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Devon Bernard: Lean React - Patterns for High-Performance

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Talk by Devon Bernard at the Plone Conference 2017 in Barcelona.

Get a normalised state for your json data. Think about how to structure your data so you don't duplicate data, and you have quick retrieval. For example use the normalizr library.

Use Redux development tools to give you hints or boiler plate for a new test.

Use components. When you use them, make sure they don't block other components: if four other components are not getting shown until a fifth one is ready, that is not a good idea. Give the user the information that is already there. Already show a skeleton on the page of how the component is going to look, so you only need to fill in some extra stuff and the user can already see how the component will look like.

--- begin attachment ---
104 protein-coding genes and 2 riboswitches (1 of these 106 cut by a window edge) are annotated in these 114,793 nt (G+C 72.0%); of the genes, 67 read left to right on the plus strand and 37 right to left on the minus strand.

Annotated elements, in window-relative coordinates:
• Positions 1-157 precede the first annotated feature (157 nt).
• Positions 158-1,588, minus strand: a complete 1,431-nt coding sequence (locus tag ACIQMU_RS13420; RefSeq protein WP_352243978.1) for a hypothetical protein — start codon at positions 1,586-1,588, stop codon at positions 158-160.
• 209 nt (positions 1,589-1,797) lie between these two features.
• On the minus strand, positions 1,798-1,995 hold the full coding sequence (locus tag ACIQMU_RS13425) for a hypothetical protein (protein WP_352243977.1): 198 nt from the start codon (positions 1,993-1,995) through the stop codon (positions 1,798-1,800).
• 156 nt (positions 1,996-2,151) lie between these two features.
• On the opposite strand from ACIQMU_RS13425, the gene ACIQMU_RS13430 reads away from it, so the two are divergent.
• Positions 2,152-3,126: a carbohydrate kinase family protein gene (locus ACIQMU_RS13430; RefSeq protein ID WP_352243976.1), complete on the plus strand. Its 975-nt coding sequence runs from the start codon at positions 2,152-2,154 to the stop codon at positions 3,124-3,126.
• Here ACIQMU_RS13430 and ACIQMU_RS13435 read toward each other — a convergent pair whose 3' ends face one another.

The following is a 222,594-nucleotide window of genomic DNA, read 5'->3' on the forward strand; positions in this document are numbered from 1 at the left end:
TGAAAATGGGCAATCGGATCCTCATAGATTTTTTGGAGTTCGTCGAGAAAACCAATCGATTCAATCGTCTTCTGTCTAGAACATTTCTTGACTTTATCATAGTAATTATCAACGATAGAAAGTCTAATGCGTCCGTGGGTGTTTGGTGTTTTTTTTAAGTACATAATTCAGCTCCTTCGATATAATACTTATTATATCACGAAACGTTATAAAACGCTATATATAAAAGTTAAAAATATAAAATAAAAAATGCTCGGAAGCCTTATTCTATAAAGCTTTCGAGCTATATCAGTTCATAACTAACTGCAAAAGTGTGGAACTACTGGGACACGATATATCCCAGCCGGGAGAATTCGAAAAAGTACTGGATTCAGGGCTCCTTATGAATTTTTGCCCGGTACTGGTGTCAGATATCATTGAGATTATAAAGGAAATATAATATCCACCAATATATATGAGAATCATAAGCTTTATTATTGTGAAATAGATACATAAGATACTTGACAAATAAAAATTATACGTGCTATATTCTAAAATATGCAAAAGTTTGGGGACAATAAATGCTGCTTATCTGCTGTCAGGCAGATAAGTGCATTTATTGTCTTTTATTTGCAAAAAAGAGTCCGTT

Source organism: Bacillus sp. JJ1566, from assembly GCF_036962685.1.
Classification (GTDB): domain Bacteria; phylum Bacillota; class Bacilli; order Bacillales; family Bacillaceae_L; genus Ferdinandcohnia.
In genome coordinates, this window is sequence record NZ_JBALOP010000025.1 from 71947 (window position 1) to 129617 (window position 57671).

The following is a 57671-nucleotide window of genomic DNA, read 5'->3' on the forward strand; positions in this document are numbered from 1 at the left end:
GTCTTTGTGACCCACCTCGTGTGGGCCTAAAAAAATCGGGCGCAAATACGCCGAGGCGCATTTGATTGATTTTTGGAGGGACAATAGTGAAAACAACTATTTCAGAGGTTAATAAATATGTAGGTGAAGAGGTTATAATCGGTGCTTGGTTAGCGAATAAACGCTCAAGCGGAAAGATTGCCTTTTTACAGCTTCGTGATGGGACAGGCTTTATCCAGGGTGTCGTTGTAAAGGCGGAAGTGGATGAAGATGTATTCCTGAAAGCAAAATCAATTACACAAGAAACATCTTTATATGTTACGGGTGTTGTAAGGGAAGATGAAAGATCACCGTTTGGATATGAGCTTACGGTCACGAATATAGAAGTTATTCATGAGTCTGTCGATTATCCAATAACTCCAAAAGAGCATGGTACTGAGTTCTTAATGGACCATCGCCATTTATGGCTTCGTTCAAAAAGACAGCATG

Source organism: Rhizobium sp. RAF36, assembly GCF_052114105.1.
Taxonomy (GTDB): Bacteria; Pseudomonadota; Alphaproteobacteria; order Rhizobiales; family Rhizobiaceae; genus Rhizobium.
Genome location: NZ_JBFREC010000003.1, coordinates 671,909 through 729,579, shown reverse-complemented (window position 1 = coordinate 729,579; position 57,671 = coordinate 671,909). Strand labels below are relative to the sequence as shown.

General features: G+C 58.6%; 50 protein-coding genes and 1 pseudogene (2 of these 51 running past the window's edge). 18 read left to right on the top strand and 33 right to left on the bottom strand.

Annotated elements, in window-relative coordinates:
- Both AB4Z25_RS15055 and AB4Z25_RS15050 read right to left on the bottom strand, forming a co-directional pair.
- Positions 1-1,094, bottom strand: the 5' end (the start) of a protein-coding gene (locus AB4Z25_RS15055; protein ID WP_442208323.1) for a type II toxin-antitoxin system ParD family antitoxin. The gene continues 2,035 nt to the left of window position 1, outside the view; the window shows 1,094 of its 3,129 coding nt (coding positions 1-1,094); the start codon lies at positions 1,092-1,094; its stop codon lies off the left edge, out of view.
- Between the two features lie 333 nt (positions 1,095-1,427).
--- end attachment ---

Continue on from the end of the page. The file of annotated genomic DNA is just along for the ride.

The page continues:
Watch the component life cycle: which part is taking the most time?

Check if repainting is really needed before you do it: maybe a data value gets set but it is the same as the old value. Catch this and save on rendering. Use the Chrome Render Tools.

Use local, non-committed environment files to make differences between local development and production. .env may contain the default values for everyone, committed, and .env.local has your local tweaks, and you let git ignore that.

Use route wrappers to for example ease checking for anonymous or authenticated users, and do some calculations in there, so you don't need to do that in all kinds of places.

Offline first: have some javascript that runs in the background for hijacking netword requests. If you are offline, this should queue the network requests for later. IndexedDB could be more useful here than localstorage.

Use the ESLint command line utility to check the quality of your code, including your fellow developers.

Find me on Twitter: @devonwbernard.